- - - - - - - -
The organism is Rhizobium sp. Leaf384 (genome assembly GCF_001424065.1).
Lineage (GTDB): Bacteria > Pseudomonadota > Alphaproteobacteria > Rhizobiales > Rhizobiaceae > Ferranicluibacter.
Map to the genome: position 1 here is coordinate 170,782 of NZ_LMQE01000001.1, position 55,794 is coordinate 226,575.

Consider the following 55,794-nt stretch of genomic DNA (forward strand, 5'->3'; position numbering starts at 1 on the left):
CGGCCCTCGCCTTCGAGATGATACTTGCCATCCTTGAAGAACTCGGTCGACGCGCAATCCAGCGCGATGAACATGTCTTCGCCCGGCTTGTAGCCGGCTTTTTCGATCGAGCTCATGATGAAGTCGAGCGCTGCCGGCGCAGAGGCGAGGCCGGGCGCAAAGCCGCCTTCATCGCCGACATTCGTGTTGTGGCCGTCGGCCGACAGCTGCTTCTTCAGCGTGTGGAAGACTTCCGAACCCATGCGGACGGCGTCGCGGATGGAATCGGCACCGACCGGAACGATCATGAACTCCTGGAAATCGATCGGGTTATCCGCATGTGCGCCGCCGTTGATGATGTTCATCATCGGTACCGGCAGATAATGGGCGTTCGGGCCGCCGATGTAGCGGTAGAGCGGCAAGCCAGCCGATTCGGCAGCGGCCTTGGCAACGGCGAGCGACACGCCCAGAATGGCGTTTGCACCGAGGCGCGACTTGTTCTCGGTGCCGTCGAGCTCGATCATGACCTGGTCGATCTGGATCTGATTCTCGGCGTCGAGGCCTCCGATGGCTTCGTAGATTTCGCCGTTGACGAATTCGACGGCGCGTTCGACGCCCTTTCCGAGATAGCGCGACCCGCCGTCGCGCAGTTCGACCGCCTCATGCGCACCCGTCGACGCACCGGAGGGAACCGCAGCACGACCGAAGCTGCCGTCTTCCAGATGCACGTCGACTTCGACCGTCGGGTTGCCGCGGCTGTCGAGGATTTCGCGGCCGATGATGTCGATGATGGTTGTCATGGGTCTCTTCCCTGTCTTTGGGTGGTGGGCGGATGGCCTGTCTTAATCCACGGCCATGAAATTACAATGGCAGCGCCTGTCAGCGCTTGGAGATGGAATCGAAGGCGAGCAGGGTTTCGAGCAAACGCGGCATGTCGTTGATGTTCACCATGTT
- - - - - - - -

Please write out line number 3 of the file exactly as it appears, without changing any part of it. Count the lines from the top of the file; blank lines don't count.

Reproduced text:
Map to the genome: position 1 here is coordinate 170,782 of NZ_LMQE01000001.1, position 55,794 is coordinate 226,575.